Growing up as a child, I never had a good family. I knew my parents argued a lot about money and when they got too loud, I'd hide in my mother's closet. I figured this was normal because I never seen anything different before.
As I got older, my father became worse and I was still far too young to realize what was going on. My father would leave for hours while my mother was at work and tell me if anyone comes to the door, don't answer it. And some days, I wish someone would of came. He'd return late in the evening either drunk or high on opioids and then go to bed. Why was my father like this? I always thought he just must just be tired.
His addiction slowly started tearing our family apart. My mother was strong when she moved us into my grandmother's house, but I still didn't understand what was happening and missed my father. Later, she finally sat down with me in my bedroom at my grandmother's house with rivers pouring down her face whispering, "You're father is an addict and very sick." I had countless lessons on how drugs are bad and the people that do them are bad. But I never seen my father as a bad person; he was my father.
He would call every day telling us to come back home and I wanted to badly, but she never did; she wanted to leave him. When we finally moved back home, the suitcases were laying on my parents bed with clothes in them, were we going on a trip? What I thought was a happy trip was actually the departure of my father leaving us. Tears streamed down my face as my nightmare of my parents' breakup was happening. I was their only child and after hours of crying, my mother let him stay.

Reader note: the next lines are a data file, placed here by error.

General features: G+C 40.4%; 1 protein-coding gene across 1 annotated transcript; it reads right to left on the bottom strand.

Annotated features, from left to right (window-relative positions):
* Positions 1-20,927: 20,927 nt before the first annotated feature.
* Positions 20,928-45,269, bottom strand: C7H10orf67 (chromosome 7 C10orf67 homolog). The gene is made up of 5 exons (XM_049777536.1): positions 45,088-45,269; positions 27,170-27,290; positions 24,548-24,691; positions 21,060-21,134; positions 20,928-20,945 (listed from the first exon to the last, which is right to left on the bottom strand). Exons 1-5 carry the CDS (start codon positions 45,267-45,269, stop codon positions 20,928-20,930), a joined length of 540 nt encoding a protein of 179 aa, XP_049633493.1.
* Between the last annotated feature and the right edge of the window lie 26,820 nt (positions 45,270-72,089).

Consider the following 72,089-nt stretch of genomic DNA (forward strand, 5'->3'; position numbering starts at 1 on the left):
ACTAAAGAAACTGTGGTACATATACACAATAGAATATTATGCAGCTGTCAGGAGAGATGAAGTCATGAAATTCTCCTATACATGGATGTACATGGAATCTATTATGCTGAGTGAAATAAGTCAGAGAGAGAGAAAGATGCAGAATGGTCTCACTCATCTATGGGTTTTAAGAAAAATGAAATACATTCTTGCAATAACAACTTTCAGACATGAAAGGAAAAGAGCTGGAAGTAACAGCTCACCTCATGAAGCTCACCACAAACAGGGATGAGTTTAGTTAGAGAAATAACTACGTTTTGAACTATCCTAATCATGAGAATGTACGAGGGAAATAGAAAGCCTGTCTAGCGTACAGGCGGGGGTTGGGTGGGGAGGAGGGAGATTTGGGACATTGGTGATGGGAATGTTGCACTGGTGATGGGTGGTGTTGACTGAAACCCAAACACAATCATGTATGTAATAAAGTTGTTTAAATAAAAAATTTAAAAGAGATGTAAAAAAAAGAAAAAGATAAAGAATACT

It's now been about 10 years since that moment, and I somehow still feel responsible for ruining my mother's happiness because I knew she could have found someone better for our family. My father hasn't touched a pill or bottle since that year of going through rehab and hospitals and always reminds me that it is the ruination of life.
In a way, I am thankful for my father doing what he did and being able to change his life. It made me a stronger and wiser person, and I am able to handle tough situations now. Without the lesson of drug abuse, I wouldn't be who I am today. I understand people make mistakes, but you have to learn from them too. I am blessed to have a family who loves me and that since the time being, my father and I's relationship got a lot closer than it was 10 years ago.